Philadelphia-born rapper Tierra Whack has made a name for herself not only because of her slick lyrics, but also her one-of-a-kind sense of style. Known for her love of bold colors and patterns, the musician is the first-ever creative director of Banter by Piercing Pagoda, showcasing a collection of jewelry designed for authentic self-expression.
The collaboration highlights the brand’s commitment to creating and strengthening an inclusive community, encouraging wholehearted uniqueness. Never afraid to be herself, Whack’s designs are designed to amplify the personality of the wearer. Using her boundless creativity, Whack’s range was made in collaboration with designer Malyia McNaughton, a member of the Black in Jewelry Coalition.
“I’m thrilled to be the very first Creative Director of Banter by Piercing Pagoda and to provide a unique vision of what jewelry means to me,” Tierra Whack shares. “My fans have always been a huge inspiration. Like me, they all celebrate creativity. I’m thrilled to now turn my attention to creating jewelry that brings all of our shared passions to life. I can’t think of a stronger partner to do this than Banter, who helps people express their own style every day.
Officially launching on July 14, the collection includes eye-catching starburst earrings, a nail-inspired bracelet, as well as a statement necklace featuring the rapper’s last name in bold print. Elsewhere, angel wings and musical notes make delicate charms, perfect for pendants or wrist accessories. Tierra Whack and Banter by Piercing Pagoda’s Collection is available on the brand’s website.
Hypebae spoke to Tierra ahead of the collection’s release. Keep scrolling to learn more about how the artist cultivated her own style and how others can lean in to be themselves.
Why does Banter de Piercing Pagoda resonate with you?
Growing up, I always stopped by Piercing Pagoda in malls, so I have a lot of personal memories and experiences with the brand. It really is a dream come true that we got along so well. The team really gave me a voice to do what I wanted and they supported the vision I had.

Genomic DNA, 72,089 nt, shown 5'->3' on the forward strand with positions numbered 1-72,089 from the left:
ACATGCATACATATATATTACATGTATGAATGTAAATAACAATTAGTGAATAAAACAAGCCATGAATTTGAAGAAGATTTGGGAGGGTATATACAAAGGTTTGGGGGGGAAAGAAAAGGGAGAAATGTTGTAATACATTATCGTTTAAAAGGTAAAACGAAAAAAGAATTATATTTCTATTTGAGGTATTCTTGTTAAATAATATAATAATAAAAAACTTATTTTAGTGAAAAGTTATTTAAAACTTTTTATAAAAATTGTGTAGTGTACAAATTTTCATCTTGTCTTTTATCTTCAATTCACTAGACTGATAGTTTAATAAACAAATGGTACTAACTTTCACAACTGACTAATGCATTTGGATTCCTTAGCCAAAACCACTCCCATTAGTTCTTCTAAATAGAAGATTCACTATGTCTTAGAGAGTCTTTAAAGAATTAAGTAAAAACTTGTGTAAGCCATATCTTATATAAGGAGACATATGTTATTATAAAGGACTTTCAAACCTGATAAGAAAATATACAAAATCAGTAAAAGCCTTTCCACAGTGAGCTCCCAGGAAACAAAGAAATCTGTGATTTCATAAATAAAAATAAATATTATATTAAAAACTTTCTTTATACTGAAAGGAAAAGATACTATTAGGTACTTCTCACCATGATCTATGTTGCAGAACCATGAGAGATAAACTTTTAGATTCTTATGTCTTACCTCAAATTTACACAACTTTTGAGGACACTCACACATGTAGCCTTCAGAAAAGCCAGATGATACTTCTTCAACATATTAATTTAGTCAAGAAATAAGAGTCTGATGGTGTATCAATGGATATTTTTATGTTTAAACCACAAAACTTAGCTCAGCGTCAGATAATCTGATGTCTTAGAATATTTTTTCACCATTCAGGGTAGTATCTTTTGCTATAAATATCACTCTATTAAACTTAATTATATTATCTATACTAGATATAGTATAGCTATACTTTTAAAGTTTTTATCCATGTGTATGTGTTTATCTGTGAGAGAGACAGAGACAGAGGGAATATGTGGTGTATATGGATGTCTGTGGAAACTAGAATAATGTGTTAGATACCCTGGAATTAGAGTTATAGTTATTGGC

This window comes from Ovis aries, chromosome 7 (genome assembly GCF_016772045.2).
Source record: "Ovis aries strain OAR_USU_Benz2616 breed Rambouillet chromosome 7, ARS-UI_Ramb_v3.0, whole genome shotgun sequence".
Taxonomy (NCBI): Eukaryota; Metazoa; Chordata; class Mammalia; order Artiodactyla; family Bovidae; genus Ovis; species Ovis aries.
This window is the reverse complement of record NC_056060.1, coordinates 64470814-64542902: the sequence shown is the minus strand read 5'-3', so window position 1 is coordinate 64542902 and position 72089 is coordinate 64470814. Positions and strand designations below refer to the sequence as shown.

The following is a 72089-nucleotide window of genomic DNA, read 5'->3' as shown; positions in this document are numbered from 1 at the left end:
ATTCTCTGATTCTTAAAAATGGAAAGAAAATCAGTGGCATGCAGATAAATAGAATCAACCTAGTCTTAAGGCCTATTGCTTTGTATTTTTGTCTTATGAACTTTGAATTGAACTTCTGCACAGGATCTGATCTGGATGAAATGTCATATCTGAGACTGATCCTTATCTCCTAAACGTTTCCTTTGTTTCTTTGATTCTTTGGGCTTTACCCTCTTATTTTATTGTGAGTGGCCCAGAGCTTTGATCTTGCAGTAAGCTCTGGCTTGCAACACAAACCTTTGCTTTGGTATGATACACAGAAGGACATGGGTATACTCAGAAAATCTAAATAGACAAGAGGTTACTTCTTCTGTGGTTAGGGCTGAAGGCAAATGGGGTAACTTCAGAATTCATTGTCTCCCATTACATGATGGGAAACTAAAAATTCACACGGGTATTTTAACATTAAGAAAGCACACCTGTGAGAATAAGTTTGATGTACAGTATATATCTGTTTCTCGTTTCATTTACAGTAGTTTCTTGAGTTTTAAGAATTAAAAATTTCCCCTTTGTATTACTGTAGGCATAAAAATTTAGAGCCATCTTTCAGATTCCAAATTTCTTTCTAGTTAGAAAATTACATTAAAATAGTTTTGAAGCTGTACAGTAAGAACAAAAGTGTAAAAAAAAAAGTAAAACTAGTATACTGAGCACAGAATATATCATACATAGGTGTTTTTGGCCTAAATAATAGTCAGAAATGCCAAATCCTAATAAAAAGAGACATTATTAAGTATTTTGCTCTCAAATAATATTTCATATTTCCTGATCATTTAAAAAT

Could you tell us a bit about what inspired your piece designs, especially as a creative in the music industry?
With everything I create, it has to be true to who I am. There are pieces that I would wear, so I was definitely a little selfish as a big fan of the brand. It was like being a kid in a candy store, I just did what I wanted. Everything I saw in my head, we just brought it to life. My preference is to keep it minimal, while still having elements that pop. For black women, jewelry can take on a life of its own. It’s an accessory, but it’s almost as important as the outfit.
What did it mean to you to work with the Black Jewelry Coalition?
Prior to my partnership with Banter by Piercing Pagoda, I was unaware of the coalition. My team shared several designers with me and I made sure to do my homework and seek out all of these talented people. Being able to support black women is extremely important to me, especially with such a large platform.
What advice would you give to anyone who is currently in a dangerous or stuffy environment and struggling to find their own style?
My mom definitely played a role for me. As I grew older and she allowed me to dress, her only rule was to be comfortable. She gave me a lot of freedom to express myself through fashion. I was trying a lot of different things, like wearing really bright colors or matching shoes and lots of jewelry.
Growing up, when it came to fashion, I looked up to OutKast, Andre 3000 and Big Boy. I feel like Kelis doesn’t have enough credit. Her style has always been fly, she has always had bright colors, different patterns and designs. There’s also Tracy Ellis Ross, Erykah Badu, Busta Rhymes and Missy Elliot, just people who are in left field.
Experimentation helps build self-confidence if you’re not comfortable with it. If you don’t believe in yourself, then how can you expect others to? I sure got some weird, devious compliments but I feel like I’d spend hours picking out an outfit and once I walked out I just walked with my head held high and then people started to respect it. What’s the worst thing someone can really say about you? Another person’s opinion of what you’re wearing shouldn’t matter, because they’re not wearing it. If I want to wear very bright colors and pearls, that’s what I’m going to do. It’s my decision, my freedom. It definitely takes time to become confident in your own voice and style, but I think once you realize you’re the only one living your life, then you don’t care.